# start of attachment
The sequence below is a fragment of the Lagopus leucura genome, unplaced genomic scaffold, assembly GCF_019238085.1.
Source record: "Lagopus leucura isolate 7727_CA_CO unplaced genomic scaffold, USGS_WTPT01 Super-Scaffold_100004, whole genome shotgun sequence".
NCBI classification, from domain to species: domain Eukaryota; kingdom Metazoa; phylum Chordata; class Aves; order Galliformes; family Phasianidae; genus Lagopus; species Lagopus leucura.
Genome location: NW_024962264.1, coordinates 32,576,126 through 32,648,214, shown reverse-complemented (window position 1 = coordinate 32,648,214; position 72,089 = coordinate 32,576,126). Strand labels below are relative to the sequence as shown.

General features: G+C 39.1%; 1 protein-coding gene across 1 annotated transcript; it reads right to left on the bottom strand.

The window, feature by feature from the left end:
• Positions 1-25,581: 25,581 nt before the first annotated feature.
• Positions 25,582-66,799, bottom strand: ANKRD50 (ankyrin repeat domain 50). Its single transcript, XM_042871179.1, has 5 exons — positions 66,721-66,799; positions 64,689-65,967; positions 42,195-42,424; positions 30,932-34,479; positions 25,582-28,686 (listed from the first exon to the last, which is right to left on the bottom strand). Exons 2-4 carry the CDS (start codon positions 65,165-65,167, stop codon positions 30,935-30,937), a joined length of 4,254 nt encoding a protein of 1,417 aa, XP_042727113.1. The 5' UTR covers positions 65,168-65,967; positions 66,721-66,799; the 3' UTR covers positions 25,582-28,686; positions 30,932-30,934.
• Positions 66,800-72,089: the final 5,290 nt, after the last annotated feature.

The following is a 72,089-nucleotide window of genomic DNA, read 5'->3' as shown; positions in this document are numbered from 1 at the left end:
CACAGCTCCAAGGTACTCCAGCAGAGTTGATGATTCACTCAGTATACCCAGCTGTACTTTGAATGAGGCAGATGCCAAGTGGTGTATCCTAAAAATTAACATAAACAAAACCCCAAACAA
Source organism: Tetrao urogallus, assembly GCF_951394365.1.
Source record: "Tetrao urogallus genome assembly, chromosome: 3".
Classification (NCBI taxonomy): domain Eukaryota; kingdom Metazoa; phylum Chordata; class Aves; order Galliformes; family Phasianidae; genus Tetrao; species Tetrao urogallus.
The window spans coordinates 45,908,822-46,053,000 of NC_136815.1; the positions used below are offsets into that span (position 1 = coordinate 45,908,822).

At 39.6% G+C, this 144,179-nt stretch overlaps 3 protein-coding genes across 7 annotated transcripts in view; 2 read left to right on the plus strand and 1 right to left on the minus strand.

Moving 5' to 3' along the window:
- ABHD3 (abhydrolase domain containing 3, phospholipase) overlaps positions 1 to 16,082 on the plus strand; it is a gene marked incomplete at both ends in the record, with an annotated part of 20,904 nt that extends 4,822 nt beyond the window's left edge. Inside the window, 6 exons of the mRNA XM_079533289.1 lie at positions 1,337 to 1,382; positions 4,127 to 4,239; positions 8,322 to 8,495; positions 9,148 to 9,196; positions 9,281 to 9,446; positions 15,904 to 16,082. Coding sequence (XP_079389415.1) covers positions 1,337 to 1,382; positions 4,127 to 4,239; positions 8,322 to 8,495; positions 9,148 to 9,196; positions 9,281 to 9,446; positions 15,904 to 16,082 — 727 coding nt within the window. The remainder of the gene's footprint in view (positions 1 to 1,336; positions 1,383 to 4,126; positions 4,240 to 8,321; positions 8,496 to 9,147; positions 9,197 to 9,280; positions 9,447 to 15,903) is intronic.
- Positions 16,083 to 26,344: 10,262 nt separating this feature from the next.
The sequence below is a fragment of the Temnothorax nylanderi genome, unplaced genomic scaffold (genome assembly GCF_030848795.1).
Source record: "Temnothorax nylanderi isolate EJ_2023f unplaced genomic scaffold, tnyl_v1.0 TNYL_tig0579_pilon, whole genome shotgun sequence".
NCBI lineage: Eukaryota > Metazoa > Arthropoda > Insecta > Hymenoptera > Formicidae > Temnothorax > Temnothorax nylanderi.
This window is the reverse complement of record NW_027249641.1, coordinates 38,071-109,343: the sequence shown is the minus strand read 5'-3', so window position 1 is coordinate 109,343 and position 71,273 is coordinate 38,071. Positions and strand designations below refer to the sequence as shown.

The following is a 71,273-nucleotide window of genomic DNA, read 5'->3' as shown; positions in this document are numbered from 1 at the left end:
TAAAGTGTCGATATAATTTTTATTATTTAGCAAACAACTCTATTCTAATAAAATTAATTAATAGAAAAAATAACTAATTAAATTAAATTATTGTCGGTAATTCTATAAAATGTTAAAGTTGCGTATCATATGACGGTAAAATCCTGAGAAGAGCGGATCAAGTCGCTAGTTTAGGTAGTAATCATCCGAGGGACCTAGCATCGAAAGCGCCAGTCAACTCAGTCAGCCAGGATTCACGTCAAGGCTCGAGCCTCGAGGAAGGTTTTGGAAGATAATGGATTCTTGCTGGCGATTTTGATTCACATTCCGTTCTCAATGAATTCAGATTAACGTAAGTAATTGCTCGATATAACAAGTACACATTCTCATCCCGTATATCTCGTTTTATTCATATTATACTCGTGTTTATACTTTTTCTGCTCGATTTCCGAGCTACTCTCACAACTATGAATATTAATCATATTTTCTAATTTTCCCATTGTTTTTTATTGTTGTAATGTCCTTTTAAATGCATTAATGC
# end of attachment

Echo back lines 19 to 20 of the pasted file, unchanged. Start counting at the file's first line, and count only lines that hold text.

- Positions 16,083 to 26,344: 10,262 nt separating this feature from the next.
The sequence below is a fragment of the Temnothorax nylanderi genome, unplaced genomic scaffold (genome assembly GCF_030848795.1).